DNA, RNA, mRNA, tRNA are types of nucleic acids and these are made up of a chain of nucleotides stretching from as few as three to millions.
Each nucleotide in DNA contains one of four possible nitrogenous bases adenine (A), guanine (G), cytosine (C), and thymine (T). RNA nucleotides have the same adenine, guanine and cytosine bases but instead of thymine they have uracil (U).
Nucleic acid sequencing is the method for determining the exact order nucleotides present in a piece or strand of DNA or RNA.
The use of this exceedingly important methodology has increased exponentially as the ability to sequence DNA and RNA has become more and more accessible to both researchers and clinicians, alike. Most of this improved access is due to the dramatic reduction in the cost associated with the sequencing methodology. The ability to sequence the DNA of both normal and abnormal cells has revolutionized our basic understanding of disease in both people and pets.
The first generation sequencing technology was developed in 1977 by Fred Sanger and was known as Sanger Sequencing.
This methodology was used during the Human Genome Project completed in 2003 and is still widely used today.
Sanger sequencing is based on the activity of a polymerase enzyme that binds to the single strand of DNA and fills in one nucleotide base at a time. As nucleotides (A, T, G and C) are added, it creates a double-stranded DNA from a single-stranded DNA template. Sanger methodology uses special nucleotides, dideoxynucleotides (ddNTPs), that stops the DNA elongation process at very specific sites so that the size of the DNA strand can be calculated. Each of the 4 chain-terminating nucleotides are labeled with a different color dye. Light signals are analyzed by a computer to determine the sequence of the nucleotides and thus the DNA.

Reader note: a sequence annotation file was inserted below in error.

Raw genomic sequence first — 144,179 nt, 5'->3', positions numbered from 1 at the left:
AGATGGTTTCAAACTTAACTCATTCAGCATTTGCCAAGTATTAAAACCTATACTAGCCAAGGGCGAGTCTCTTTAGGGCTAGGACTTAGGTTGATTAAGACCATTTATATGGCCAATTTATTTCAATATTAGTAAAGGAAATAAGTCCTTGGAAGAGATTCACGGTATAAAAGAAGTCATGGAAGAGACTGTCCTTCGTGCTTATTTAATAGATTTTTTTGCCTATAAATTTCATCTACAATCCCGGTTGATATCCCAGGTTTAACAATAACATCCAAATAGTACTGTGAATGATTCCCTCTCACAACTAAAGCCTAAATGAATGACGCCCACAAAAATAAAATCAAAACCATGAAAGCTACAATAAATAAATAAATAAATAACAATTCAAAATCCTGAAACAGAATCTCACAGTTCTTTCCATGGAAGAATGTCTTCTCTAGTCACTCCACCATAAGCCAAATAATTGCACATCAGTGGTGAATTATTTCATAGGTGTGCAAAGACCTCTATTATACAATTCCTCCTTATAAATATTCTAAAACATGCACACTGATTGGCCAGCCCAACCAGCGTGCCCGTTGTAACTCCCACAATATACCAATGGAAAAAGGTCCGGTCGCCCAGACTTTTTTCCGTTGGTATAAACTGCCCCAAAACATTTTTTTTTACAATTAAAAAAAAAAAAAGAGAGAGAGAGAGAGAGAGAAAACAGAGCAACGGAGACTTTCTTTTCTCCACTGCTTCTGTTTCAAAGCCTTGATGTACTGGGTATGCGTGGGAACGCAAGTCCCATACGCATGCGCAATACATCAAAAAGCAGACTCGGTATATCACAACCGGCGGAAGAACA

Using Sanger sequencing, Kerstin Lindblad-Toh and her team at the Broad Institute of MIT and Havard and Agencourt Bioscience Corp successfully assembled the genome of a Boxer in 2004.
The high demand of DNA sequencing after the Human Genome Project has driven the development of second-generation sequencing methodology.
The second generation technology also known as Next-Generation Sequencing (NGS) utilizes different technologies that enable rapid and high-throughput sequencing of DNA. There are a number of different NGS platforms, but all of them have one thing in common, they sequence millions of small fragments of DNA in parallel. NGS has largely supplanted first generation sequencing.
FidoCure® uses this newer technology to sequence the DNA of dog tumors.
Read more about this
1000 Genomes Project, Consortium, Durbin RM, Abecasis GR, Altshuler DL, Auton A, Brooks LD, Durbin RM, Gibbs RA, Hurles ME, McVean GA (2010-10-28). A map of human genome variation from a population-scale sequencing. Nature. 2010 Oct 28; 467:1061-1073.
Grada A, Weinbrecht K. Next-generation sequencing: methodology and application. J Invest Dermato. 2013 Aug; 133(8):e11.
Meldrum C, Doyle MA, Tothill RW, Next-generation sequencing for cancer diagnostic: a practical perpective. Clin Biochem Rev. 2011 Nov; 32(4):177-195.
Shigemizu D, Fujimoto A, Akiyama S, Abe T, Nakano K, Boroevich KA, Yamamoto Y, Furuta M, Kubo M, Nakagawa H, Tsunoda T. A practical method to detect SNVs and indels from whole genome and exome sequencing data. Sci Rep. 2013; 3: 2161.